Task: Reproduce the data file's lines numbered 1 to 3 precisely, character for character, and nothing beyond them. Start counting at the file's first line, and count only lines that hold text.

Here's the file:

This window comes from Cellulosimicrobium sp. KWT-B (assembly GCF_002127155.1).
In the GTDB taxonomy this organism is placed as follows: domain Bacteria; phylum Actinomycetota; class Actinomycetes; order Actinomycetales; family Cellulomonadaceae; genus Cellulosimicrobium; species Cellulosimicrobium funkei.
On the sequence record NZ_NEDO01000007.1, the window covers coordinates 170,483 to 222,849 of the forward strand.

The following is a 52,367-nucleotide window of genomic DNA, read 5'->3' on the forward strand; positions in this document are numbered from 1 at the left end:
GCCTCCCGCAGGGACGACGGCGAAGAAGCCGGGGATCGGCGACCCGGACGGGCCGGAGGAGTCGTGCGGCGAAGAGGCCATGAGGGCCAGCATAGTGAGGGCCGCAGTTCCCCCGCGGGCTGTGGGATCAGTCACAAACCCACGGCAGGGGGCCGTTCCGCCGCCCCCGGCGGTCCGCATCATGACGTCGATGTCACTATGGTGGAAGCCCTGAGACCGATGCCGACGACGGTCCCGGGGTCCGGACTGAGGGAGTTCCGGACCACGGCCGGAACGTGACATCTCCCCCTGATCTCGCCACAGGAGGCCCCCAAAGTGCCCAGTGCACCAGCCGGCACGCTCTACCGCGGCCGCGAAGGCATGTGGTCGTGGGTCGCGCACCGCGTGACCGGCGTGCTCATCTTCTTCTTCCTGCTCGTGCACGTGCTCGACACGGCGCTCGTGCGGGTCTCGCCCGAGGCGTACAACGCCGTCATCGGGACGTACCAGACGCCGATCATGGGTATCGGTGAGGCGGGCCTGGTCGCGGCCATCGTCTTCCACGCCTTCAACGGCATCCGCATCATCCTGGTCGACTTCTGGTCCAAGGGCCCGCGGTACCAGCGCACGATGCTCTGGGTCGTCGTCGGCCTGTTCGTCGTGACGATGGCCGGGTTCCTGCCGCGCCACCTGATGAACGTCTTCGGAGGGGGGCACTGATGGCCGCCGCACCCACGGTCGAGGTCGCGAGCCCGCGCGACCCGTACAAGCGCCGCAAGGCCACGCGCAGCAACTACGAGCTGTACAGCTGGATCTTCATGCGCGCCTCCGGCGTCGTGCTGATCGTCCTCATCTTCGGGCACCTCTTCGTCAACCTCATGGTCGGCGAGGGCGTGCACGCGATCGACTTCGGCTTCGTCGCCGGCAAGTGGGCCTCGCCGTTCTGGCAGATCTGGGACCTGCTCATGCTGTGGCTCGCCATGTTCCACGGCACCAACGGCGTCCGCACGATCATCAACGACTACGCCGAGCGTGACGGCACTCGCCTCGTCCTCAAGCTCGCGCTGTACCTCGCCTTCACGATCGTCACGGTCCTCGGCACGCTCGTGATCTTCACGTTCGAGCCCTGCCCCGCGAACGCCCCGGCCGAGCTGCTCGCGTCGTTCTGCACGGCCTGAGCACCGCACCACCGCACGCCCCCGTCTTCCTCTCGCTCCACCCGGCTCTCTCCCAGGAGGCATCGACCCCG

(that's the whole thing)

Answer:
This window comes from Cellulosimicrobium sp. KWT-B (assembly GCF_002127155.1).
In the GTDB taxonomy this organism is placed as follows: domain Bacteria; phylum Actinomycetota; class Actinomycetes; order Actinomycetales; family Cellulomonadaceae; genus Cellulosimicrobium; species Cellulosimicrobium funkei.
On the sequence record NZ_NEDO01000007.1, the window covers coordinates 170,483 to 222,849 of the forward strand.